Looking directly into the sun

Published 11:10 am Friday, April 30, 2010

Students in kindergarten through 12th grade will reap the benefits of the inaugural solar installer class at Riverland Community College.

The solar installer class has designed and is building a solar trailer as its final project. There will be six solar panels on the top and two on the side that can tilt for optimum exposure. With sunlight, the solar photovoltaic system will generate 1,500 watts of electricity at 120 volts for off-grid use, said instructor Steve Vietor.

Students had to design the project and construct it so the panels will be level and secure, he said.

Email newsletter signup

“But this isn’t just a solar project,” he said. “It will be used as an outreach component of renewable resources education for K-12 use.”

The trailer will house a hands-on classroom. Inside will be solar education kits appropriate for middle school and high school students. There will also be a panel inside the trailer just like people use in their homes and businesses. The panels make DC voltage. It comes into the trailer, goes through an inverter and converts the voltage to AC, which is what people use in their homes. There will also be a battery system in the trailer to use as backup.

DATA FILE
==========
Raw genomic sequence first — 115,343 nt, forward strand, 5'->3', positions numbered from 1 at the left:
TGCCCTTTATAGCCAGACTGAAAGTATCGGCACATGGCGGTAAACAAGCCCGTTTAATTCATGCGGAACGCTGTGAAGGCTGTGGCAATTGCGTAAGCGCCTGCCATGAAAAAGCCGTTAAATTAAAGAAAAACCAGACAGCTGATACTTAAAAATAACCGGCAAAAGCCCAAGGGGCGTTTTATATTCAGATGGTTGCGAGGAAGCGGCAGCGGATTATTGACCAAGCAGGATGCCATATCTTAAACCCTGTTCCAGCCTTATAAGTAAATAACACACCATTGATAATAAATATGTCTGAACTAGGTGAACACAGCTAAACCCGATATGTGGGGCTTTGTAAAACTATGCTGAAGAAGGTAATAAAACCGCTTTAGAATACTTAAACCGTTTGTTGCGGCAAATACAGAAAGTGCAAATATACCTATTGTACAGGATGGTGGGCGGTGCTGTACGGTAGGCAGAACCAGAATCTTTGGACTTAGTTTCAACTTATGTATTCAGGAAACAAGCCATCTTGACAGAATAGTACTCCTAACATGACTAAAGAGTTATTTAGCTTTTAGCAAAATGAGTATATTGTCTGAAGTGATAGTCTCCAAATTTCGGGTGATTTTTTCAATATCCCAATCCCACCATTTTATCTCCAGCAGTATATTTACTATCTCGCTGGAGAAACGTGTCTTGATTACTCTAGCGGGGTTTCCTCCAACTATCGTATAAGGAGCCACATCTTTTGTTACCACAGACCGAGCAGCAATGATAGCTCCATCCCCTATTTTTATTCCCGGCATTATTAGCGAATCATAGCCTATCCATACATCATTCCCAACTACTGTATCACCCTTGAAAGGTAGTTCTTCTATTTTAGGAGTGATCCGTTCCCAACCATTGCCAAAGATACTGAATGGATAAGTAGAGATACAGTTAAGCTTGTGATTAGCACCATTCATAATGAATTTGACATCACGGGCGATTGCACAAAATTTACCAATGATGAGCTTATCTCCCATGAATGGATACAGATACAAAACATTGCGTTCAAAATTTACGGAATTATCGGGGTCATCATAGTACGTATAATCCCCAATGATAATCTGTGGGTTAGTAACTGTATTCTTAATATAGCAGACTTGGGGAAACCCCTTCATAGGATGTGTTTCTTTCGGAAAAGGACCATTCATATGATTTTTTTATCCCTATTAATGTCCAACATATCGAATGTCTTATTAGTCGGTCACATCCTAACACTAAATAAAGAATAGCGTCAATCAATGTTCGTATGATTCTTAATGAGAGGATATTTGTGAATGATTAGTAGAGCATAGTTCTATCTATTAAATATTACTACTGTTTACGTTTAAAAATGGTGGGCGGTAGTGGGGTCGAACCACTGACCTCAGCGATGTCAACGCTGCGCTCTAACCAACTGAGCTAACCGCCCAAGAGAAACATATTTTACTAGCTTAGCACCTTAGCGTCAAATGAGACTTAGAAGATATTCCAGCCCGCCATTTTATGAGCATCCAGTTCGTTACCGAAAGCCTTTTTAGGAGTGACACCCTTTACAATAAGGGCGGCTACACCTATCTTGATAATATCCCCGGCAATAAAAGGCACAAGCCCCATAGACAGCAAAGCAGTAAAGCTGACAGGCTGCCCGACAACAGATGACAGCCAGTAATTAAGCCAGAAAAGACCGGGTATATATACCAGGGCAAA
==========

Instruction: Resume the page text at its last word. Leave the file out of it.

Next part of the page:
“In the K-12 environment, there are few references in textbooks and literally no hands-on opportunities for renewable energy, yet kids are seeing this equipment pop up in their backyards,” Vietor said.

He said the college has actually been working with Albert Lea Area Schools to incorporate the trailer into the ninth-grade curriculum.

In addition to a solar voltaic system, a small wind turbine will be mounted on the hitch of the trailer.

“A lot of instructors have been asking about it,” Vietor said. “They will actually be able to go to the Riverland website and log the trailer out for hands-on activities for their classrooms.”

Besides the K-12 component, the trailer will also be available for community and civic groups and nonprofit organizations to use when they are hosting an event and no electricity is available.

“It could be set up to power lights and sound systems,” Vietor said.

Vietor said the off-grid trailer system (not connected to any power source) the students are constructing is actually more complicated than a grid system, which hooks right into a building’s wiring.

This coming fall, the college plans to have a solar panel system and wind turbine installed on the campus, Vietor said.

Jason Tieskotter of Austin began teaching in the electrical program this year and helped students with the trailer’s design.

The toughest part, he said, was fabricating it all from scratch. “There was a lot of trial and error,” he added.

He said because of the newness of the program, everyone — including the instructors — are still learning.

“It’s a new program, but we’re hoping it may help our students get the skills they need to get a job,” Tieskotter said.